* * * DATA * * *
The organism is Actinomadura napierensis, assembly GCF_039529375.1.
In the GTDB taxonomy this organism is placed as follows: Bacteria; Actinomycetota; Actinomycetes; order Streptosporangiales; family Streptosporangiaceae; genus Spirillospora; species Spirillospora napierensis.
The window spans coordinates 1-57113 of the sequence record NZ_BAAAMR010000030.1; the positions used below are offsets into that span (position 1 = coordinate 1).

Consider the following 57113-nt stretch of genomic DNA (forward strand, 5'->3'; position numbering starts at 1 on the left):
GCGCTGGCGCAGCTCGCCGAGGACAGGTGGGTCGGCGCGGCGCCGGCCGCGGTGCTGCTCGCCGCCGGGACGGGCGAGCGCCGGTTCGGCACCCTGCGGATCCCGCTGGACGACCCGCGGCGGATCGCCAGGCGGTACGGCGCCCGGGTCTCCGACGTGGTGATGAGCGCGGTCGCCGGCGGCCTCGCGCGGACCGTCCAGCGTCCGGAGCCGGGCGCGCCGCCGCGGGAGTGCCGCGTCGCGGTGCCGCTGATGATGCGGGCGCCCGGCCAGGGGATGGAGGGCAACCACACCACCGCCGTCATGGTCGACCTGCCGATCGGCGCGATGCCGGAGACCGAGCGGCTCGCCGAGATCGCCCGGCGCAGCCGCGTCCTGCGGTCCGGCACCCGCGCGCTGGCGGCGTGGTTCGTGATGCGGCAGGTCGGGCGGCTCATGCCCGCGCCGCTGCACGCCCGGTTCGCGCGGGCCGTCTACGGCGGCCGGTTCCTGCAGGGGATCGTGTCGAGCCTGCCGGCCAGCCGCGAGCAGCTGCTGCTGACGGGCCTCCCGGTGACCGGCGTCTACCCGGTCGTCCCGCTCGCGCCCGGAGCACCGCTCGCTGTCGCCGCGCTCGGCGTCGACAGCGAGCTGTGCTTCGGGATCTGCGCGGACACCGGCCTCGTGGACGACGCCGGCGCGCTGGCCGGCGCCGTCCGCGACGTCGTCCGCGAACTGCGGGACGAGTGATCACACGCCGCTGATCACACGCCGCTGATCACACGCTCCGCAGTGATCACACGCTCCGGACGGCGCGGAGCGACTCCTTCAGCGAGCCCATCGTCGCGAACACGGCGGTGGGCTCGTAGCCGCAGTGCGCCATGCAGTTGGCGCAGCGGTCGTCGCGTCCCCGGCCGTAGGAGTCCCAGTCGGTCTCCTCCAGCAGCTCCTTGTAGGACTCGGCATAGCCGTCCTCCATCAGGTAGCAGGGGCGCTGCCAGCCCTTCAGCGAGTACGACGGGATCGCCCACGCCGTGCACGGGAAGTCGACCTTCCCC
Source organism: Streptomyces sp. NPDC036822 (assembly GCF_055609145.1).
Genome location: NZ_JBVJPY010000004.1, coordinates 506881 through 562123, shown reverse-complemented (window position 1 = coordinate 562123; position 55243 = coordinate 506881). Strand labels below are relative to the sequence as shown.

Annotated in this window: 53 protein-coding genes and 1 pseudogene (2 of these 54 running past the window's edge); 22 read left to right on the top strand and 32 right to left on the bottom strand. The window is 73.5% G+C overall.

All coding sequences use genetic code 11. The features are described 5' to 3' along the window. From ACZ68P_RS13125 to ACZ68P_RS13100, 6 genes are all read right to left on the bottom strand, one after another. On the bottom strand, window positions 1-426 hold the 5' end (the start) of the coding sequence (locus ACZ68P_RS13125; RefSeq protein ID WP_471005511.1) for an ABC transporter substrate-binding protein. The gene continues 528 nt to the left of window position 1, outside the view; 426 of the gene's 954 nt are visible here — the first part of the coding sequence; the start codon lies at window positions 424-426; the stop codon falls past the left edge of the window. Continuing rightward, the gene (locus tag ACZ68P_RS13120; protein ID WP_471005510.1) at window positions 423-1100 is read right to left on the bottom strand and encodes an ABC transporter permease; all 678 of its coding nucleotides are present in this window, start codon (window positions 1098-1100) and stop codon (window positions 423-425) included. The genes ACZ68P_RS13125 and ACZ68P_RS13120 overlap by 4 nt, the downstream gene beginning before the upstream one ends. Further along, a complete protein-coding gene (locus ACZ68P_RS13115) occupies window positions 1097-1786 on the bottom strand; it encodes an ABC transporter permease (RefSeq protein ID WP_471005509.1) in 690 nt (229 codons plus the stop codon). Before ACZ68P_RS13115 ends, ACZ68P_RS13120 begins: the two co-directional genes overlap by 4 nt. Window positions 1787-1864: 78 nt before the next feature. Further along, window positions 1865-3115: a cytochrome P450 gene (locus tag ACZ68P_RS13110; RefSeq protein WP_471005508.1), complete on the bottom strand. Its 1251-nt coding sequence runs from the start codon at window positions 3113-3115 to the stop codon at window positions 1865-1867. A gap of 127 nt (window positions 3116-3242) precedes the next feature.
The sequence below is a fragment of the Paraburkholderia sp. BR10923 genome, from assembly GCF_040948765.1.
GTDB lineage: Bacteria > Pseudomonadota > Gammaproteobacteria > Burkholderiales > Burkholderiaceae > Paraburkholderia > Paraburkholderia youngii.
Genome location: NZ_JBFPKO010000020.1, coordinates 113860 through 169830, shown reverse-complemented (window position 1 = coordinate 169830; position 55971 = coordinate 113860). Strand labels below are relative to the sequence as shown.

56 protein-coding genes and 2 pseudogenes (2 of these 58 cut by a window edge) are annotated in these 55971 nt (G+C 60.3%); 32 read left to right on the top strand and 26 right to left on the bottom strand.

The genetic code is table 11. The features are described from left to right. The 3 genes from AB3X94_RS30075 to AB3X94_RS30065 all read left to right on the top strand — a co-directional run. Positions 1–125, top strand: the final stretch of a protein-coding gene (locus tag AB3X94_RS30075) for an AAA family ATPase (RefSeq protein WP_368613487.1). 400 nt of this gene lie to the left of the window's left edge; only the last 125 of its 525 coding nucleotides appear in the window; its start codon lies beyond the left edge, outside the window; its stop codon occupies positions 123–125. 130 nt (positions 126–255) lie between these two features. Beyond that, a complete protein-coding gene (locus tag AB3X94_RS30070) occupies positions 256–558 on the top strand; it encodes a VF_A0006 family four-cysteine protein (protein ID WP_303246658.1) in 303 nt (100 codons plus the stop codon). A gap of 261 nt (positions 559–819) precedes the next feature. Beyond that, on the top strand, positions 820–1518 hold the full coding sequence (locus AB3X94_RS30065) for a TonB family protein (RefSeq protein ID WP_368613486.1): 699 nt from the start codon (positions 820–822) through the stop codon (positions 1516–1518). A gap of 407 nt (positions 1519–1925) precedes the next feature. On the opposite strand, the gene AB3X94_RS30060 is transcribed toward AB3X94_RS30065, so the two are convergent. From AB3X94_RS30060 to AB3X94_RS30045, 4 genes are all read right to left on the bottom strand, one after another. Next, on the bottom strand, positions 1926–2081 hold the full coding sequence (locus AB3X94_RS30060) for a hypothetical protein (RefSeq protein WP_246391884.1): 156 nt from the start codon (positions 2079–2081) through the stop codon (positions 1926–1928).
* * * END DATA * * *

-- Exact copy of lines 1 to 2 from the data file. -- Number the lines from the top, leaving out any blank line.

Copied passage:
The organism is Actinomadura napierensis, assembly GCF_039529375.1.
In the GTDB taxonomy this organism is placed as follows: Bacteria; Actinomycetota; Actinomycetes; order Streptosporangiales; family Streptosporangiaceae; genus Spirillospora; species Spirillospora napierensis.